Delayed primary teeth eruption due to premature or low weight birth

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Babies’ teeth eruption usually begins at the age of six months but in some cases, it may take longer especially when a child is born prematurely or with low birth weight.

“Premature and low birth weight babies can have delayed primary tooth eruption and enamel defects, putting them at higher risk for decay,” said Dr Jyoti Bahra, of the Lotus Dental Practice in Syokimau.

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“The first tooth eruption is usually between four and 15 months of age. If the first tooth has not erupted by 18 months, the child should be referred to a dentist for evaluation.”

At six months, children should have their first teeth; at nine months, they should have four teeth. At 12 months of age babies should have eight teeth; at 18 months, they should have 12 teeth; at 21 months, they should have 16 teeth; and at 24months (two years), they should have 20 teeth.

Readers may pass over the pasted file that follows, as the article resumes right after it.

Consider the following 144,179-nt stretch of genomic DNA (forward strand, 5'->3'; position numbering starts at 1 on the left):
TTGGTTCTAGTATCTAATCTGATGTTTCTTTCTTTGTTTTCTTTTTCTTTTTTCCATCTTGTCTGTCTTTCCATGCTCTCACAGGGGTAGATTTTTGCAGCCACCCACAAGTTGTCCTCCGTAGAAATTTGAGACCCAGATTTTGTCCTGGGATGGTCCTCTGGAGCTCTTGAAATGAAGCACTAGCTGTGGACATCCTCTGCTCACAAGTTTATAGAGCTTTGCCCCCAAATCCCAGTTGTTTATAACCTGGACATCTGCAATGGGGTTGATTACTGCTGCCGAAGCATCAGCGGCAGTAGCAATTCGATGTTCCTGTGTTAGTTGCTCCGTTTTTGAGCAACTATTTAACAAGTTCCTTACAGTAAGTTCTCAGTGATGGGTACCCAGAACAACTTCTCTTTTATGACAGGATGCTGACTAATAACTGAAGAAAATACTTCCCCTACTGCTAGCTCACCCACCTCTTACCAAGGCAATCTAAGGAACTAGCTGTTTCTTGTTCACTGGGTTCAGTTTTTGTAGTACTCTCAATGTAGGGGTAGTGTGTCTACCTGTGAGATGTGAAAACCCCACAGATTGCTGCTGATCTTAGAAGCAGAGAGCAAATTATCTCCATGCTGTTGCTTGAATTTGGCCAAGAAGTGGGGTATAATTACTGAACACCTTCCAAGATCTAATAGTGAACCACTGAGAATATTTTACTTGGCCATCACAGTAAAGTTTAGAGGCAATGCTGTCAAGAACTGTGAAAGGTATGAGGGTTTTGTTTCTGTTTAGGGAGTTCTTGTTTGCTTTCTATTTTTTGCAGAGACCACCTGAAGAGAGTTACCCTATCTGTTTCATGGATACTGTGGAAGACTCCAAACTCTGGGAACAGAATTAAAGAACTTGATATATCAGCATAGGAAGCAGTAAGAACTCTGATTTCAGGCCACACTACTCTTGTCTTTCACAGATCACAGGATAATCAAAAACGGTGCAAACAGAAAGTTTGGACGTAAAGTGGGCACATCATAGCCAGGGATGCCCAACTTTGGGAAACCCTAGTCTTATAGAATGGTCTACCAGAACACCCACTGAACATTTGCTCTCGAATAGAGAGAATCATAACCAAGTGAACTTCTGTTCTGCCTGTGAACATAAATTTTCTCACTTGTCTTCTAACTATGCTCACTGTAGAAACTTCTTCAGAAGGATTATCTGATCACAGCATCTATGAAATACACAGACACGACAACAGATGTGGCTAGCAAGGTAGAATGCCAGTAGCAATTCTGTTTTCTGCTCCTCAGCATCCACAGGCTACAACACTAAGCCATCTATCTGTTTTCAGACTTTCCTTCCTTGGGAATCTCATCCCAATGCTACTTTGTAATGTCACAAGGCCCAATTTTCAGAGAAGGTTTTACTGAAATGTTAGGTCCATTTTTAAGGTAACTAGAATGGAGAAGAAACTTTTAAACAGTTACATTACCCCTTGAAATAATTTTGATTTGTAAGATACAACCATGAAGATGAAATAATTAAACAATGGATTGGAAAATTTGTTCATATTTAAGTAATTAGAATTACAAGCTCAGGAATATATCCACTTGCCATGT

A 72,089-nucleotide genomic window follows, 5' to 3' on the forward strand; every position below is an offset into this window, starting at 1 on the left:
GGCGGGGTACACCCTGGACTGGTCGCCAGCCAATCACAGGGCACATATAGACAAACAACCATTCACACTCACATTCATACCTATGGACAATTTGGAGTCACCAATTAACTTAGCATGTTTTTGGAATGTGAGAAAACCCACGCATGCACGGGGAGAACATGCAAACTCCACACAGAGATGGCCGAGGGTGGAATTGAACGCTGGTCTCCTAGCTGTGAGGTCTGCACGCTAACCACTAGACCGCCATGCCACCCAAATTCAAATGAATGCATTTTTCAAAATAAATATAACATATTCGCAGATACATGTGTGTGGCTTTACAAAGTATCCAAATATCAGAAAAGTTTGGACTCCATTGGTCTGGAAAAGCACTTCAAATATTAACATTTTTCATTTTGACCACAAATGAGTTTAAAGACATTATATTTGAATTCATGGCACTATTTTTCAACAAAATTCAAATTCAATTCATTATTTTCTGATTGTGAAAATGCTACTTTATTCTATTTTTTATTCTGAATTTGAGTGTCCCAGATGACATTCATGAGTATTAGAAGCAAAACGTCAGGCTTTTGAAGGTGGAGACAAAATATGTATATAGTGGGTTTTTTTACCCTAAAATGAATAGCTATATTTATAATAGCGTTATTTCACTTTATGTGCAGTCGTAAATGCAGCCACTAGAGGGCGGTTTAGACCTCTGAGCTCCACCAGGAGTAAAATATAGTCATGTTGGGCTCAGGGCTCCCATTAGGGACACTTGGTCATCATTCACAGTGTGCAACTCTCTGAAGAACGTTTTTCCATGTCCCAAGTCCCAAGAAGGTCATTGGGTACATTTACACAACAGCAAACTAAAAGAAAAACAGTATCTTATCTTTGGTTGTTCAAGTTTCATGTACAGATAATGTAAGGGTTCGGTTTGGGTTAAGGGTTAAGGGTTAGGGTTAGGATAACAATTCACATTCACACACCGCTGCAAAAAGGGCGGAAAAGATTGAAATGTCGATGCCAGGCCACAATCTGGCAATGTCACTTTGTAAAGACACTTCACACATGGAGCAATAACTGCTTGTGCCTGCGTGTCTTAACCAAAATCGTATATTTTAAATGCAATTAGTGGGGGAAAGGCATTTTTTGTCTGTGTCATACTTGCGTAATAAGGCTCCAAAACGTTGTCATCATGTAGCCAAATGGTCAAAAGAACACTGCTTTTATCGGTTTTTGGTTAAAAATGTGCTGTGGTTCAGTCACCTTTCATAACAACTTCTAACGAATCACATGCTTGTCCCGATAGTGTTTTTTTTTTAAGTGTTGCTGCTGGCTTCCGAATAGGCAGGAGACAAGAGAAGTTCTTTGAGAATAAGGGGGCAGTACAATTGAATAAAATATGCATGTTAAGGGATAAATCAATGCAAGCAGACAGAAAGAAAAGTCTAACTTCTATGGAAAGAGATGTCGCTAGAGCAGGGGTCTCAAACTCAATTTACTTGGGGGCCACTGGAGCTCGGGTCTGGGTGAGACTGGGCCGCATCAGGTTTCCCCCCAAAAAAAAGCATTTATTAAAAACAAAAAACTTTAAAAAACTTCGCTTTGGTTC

“Eruption is usually symmetrical; lower teeth usually erupt before the upper teeth in the following pattern for primary teeth: central incisors first, lateral incisors, first molars, canines and second molars,” said Dr Bahra.

“A helpful mnemonic to remember the timing of primary eruption is the six + three rule, where the first tooth erupts in the sixth month and the next is expected to erupt in the next three months.”

In some cases however, delayed eruption of primary teeth can be due to genetics, this is according to the American Journal of Orthodontics and Dentofacial Orthopedics. “Some rare genetic abnormalities such as amelogenesis imperfecta (a disorder that causes teeth to be unusually small, discolored,prone to rapid wear and breakage) can cause poorly formed teeth and late tooth appearance.”

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